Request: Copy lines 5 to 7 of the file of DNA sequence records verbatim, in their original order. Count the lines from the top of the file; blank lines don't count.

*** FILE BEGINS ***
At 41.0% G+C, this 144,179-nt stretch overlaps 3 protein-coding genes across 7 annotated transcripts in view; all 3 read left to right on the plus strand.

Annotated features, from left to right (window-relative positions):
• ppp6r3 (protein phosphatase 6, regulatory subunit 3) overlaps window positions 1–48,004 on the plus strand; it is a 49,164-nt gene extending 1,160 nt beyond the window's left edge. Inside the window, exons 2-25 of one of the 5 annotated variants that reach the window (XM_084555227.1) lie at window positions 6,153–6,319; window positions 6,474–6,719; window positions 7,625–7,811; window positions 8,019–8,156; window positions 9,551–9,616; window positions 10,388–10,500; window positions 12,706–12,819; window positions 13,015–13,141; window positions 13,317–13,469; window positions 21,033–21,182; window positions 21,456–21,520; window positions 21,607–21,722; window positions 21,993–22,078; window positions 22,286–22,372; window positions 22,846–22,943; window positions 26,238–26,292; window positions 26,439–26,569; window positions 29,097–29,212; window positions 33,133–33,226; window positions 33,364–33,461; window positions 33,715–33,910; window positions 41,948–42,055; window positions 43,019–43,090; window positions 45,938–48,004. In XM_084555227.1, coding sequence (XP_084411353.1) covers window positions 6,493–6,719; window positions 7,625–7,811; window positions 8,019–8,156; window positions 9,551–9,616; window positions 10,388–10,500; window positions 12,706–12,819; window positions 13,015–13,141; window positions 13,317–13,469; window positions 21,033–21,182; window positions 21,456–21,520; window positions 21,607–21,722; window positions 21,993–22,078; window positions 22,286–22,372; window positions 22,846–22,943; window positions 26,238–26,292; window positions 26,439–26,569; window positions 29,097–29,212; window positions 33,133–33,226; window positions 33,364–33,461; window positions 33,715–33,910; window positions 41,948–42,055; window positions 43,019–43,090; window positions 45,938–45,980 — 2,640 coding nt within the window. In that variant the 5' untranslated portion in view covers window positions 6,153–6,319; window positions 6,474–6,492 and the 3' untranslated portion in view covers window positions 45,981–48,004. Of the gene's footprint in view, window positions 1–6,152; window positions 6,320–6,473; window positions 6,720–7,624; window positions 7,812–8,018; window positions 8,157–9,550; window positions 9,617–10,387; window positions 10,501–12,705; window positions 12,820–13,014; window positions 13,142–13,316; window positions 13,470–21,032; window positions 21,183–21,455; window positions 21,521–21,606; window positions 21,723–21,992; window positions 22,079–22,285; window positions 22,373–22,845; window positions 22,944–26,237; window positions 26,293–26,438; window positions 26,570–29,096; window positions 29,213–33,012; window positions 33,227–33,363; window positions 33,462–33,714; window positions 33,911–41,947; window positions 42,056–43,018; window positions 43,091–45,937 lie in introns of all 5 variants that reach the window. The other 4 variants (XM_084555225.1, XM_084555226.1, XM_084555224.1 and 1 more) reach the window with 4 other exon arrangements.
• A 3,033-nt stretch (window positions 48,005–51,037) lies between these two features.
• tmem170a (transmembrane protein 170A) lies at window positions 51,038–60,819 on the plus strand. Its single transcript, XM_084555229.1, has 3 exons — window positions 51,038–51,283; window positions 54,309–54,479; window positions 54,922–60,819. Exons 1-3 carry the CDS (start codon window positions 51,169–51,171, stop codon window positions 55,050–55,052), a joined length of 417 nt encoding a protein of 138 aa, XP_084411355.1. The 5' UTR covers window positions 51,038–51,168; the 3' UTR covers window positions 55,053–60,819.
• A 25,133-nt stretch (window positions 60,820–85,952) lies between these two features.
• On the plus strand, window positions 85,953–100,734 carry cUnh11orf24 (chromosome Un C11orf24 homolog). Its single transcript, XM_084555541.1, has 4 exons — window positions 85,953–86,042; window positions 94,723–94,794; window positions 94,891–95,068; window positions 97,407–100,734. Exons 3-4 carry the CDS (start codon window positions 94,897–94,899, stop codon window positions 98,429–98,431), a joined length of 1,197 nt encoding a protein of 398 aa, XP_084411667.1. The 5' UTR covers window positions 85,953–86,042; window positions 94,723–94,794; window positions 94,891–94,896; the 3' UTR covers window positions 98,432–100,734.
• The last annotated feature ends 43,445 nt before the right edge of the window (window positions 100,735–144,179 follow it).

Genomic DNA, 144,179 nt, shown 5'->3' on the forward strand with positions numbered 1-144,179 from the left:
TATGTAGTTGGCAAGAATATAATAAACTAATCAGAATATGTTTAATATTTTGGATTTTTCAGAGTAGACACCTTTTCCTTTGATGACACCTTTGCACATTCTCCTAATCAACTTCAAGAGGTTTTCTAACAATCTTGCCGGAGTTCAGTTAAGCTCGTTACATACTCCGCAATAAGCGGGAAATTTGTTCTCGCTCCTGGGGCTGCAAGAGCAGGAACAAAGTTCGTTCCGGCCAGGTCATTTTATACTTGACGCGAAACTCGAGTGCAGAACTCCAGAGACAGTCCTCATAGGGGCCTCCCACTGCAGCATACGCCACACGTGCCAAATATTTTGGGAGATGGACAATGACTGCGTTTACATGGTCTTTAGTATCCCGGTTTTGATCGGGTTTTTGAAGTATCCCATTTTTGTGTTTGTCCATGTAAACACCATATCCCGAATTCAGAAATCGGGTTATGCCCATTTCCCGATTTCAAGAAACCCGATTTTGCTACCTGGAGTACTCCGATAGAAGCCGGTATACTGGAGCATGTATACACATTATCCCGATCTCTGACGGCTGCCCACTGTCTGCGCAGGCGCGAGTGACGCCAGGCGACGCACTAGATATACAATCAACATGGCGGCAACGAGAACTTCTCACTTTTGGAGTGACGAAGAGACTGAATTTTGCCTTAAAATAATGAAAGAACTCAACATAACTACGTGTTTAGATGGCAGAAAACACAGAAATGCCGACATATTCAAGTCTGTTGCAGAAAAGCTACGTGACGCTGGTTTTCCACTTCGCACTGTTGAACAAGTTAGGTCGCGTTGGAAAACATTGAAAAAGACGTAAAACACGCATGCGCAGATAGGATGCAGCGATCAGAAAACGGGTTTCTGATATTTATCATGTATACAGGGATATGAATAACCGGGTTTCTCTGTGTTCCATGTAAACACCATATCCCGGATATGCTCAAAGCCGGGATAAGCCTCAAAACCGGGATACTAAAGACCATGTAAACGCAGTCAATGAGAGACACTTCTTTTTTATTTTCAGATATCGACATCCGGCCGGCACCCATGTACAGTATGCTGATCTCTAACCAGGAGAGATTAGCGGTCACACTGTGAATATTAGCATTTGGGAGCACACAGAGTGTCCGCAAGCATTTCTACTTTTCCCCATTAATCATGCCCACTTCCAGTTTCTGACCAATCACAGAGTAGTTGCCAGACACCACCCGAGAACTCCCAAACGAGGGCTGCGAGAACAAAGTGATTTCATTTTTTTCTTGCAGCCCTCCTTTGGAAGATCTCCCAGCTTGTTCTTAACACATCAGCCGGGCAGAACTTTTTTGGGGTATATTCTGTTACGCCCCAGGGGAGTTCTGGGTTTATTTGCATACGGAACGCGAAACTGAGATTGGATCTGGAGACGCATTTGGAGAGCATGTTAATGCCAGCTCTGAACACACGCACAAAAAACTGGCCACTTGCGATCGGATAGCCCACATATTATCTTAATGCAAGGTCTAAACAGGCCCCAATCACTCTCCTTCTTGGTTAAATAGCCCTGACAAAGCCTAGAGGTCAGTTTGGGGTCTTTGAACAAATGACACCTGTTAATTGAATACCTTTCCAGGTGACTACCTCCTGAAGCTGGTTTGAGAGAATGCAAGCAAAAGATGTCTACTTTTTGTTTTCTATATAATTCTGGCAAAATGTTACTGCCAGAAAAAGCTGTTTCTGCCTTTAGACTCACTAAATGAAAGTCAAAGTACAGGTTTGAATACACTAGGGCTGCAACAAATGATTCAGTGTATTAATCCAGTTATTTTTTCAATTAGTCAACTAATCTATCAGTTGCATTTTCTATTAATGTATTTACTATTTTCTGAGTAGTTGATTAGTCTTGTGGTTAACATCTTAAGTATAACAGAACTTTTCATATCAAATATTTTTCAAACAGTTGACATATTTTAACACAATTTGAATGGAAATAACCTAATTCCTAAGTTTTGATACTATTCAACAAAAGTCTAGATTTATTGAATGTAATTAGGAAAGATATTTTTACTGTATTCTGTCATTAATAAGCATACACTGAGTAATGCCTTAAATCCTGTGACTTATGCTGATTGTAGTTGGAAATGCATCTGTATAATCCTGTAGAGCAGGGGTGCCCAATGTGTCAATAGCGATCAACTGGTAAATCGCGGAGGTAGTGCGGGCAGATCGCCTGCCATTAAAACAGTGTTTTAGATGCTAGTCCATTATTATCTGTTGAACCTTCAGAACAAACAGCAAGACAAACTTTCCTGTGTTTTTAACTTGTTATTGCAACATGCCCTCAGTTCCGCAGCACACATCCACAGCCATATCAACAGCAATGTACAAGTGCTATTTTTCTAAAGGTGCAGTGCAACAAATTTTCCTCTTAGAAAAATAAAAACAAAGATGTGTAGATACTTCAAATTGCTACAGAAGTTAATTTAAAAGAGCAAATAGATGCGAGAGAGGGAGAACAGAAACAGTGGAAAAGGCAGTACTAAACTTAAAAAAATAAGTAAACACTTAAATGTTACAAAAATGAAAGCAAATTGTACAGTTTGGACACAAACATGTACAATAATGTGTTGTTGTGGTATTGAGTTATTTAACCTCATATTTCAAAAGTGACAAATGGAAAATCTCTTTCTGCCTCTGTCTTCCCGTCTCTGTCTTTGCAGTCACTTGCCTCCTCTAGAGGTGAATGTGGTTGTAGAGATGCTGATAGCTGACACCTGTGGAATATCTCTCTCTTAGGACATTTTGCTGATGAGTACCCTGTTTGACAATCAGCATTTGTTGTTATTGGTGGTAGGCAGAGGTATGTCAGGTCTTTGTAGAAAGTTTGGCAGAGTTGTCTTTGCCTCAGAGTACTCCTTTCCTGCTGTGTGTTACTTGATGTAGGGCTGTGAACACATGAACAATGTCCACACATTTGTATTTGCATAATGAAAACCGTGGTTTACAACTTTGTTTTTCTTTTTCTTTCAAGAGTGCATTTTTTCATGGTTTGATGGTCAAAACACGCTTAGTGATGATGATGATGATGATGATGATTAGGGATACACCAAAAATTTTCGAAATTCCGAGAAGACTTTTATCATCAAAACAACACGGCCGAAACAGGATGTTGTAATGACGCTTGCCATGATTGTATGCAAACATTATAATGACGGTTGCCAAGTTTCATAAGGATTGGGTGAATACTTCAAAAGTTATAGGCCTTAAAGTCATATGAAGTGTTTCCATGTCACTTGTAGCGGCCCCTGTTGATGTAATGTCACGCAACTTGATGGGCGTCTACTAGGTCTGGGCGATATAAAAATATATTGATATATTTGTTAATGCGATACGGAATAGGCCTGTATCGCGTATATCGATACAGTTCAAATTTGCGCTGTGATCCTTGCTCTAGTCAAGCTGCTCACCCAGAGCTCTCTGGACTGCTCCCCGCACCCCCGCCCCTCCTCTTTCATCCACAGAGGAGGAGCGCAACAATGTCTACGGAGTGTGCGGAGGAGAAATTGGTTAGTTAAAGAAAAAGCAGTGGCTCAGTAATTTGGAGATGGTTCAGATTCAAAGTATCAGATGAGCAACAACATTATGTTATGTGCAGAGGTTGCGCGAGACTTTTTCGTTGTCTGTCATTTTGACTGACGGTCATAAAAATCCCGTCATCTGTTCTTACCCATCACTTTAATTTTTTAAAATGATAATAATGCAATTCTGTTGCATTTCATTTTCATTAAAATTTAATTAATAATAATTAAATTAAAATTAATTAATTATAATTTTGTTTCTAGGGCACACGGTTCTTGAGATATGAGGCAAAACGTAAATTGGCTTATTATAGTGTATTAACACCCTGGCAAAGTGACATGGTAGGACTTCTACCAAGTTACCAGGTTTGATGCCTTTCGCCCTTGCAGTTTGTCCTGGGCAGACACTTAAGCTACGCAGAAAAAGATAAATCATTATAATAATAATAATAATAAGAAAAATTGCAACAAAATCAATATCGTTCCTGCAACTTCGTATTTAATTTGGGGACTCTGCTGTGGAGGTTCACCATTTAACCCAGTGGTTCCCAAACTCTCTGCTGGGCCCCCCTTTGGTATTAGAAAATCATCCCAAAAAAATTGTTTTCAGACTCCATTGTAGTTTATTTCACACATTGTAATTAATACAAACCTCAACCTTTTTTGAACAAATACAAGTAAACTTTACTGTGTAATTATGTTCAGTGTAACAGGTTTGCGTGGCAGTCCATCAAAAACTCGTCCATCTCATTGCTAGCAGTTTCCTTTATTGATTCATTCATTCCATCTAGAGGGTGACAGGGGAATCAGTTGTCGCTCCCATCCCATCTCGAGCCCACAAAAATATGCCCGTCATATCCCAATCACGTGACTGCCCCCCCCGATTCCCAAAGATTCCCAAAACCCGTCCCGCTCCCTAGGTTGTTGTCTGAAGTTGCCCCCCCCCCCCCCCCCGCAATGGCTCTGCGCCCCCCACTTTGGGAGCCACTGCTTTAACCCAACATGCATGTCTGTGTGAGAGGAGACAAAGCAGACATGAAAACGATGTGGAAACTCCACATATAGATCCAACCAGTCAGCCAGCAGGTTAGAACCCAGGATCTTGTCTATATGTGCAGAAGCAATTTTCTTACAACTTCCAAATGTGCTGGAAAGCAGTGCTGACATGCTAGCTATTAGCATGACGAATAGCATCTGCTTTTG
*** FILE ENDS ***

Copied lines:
• tmem170a (transmembrane protein 170A) lies at window positions 51,038–60,819 on the plus strand. Its single transcript, XM_084555229.1, has 3 exons — window positions 51,038–51,283; window positions 54,309–54,479; window positions 54,922–60,819. Exons 1-3 carry the CDS (start codon window positions 51,169–51,171, stop codon window positions 55,050–55,052), a joined length of 417 nt encoding a protein of 138 aa, XP_084411355.1. The 5' UTR covers window positions 51,038–51,168; the 3' UTR covers window positions 55,053–60,819.
• A 25,133-nt stretch (window positions 60,820–85,952) lies between these two features.
• On the plus strand, window positions 85,953–100,734 carry cUnh11orf24 (chromosome Un C11orf24 homolog). Its single transcript, XM_084555541.1, has 4 exons — window positions 85,953–86,042; window positions 94,723–94,794; window positions 94,891–95,068; window positions 97,407–100,734. Exons 3-4 carry the CDS (start codon window positions 94,897–94,899, stop codon window positions 98,429–98,431), a joined length of 1,197 nt encoding a protein of 398 aa, XP_084411667.1. The 5' UTR covers window positions 85,953–86,042; window positions 94,723–94,794; window positions 94,891–94,896; the 3' UTR covers window positions 98,432–100,734.